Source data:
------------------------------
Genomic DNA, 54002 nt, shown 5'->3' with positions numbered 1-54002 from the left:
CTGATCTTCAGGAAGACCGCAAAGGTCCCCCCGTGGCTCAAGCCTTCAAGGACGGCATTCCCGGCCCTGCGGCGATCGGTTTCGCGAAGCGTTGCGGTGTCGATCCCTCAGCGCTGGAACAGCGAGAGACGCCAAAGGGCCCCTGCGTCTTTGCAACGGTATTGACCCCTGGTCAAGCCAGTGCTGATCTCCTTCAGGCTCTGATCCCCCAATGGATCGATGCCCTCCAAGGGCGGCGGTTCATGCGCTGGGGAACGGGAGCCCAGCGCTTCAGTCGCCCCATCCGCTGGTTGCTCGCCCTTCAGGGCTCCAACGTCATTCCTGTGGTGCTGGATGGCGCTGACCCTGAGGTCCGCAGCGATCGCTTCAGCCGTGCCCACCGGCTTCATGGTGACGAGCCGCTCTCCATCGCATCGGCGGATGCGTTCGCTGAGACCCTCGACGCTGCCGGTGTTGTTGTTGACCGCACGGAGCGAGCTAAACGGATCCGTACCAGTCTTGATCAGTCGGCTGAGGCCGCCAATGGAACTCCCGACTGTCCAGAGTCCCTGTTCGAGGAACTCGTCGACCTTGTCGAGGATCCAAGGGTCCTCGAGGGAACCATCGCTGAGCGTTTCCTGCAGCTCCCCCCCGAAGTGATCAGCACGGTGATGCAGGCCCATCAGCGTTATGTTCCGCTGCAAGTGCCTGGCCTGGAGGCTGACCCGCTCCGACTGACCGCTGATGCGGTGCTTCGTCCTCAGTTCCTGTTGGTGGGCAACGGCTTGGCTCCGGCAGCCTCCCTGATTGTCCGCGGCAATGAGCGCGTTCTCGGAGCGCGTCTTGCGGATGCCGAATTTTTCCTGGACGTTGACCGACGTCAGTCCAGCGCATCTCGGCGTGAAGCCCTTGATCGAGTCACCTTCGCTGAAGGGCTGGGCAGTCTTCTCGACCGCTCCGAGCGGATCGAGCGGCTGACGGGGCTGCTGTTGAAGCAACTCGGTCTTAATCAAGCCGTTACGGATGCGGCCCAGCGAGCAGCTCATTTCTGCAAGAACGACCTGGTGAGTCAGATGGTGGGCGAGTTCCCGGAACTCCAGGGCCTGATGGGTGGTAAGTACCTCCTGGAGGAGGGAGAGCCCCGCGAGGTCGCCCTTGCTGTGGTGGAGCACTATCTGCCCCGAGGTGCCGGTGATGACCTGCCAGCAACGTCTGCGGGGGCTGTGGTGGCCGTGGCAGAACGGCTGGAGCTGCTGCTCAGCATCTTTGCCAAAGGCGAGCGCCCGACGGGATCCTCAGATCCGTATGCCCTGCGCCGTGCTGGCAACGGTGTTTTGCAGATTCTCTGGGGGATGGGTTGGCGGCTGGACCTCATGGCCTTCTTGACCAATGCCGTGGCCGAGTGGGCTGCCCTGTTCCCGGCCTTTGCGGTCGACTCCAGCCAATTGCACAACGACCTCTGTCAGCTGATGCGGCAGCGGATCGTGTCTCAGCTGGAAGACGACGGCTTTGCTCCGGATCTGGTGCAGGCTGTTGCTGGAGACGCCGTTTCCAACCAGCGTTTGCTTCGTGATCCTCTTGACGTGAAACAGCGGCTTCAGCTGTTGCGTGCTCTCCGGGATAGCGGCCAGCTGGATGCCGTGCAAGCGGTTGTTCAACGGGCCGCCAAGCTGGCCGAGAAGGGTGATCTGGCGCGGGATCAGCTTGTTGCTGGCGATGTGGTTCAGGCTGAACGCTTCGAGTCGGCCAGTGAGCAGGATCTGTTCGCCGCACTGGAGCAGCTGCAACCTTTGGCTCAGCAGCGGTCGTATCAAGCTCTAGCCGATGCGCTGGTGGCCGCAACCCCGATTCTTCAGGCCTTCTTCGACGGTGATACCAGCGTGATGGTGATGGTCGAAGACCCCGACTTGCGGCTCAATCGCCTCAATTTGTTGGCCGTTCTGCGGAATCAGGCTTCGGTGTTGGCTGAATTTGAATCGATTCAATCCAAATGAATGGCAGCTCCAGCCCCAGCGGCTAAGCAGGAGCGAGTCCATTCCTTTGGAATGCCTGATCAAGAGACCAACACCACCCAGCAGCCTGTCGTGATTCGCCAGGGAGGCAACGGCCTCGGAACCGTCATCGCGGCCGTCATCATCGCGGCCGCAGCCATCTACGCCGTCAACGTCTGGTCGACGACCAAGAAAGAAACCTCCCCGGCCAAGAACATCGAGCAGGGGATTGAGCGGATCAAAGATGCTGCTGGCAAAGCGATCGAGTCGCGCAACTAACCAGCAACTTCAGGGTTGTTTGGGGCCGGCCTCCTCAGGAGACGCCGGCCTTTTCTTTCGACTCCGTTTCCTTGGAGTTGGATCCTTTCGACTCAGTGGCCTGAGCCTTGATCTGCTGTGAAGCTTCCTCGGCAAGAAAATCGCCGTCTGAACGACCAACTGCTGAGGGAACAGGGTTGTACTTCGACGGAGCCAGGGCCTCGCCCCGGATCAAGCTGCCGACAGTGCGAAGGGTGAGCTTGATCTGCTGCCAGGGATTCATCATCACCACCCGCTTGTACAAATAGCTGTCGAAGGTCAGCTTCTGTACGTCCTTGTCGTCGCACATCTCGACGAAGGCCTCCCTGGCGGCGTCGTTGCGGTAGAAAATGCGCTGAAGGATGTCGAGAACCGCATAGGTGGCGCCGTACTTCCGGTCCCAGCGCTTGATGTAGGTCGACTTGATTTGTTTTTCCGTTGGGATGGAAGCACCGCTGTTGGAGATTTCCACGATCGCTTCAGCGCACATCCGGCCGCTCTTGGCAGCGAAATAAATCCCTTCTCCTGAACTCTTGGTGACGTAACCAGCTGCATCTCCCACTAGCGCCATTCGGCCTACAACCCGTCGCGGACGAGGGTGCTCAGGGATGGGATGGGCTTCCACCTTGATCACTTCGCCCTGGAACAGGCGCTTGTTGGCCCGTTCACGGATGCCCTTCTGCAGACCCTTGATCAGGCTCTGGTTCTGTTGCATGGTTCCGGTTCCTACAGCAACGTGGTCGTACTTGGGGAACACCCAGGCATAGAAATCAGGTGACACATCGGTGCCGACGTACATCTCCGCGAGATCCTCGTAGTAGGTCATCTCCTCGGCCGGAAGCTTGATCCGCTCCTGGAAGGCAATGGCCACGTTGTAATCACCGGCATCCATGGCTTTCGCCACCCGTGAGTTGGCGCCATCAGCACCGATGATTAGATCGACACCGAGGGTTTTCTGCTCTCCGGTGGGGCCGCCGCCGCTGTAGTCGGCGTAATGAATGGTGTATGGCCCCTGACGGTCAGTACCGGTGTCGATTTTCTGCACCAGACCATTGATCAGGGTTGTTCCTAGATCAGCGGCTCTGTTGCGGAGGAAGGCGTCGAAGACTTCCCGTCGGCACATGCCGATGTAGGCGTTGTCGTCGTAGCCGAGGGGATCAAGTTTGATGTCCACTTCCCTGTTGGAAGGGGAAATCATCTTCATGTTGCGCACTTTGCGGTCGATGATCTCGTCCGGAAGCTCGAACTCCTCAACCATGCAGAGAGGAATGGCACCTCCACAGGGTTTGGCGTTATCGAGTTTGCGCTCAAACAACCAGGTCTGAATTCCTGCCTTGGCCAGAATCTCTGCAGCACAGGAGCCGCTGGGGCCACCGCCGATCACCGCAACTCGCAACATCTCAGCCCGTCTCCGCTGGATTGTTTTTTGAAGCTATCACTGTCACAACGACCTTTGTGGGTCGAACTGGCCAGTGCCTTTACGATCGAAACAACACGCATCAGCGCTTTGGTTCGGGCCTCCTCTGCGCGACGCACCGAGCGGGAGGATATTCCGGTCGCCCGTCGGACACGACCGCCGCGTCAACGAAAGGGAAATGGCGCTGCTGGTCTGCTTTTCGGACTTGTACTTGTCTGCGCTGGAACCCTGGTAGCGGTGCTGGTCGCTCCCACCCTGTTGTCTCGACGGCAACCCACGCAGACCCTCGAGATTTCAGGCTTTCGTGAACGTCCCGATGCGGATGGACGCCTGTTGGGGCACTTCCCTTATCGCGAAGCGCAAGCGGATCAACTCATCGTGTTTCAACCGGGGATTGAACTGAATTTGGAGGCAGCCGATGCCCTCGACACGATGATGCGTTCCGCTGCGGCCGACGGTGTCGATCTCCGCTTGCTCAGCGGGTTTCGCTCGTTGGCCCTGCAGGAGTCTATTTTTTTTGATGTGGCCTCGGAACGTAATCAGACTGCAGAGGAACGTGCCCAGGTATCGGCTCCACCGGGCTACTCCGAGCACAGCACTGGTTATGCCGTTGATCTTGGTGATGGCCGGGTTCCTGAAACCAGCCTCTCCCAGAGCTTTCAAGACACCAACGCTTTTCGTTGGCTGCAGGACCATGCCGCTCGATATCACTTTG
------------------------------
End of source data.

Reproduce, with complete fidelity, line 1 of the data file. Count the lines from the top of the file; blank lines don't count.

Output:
Genomic DNA, 54002 nt, shown 5'->3' with positions numbered 1-54002 from the left: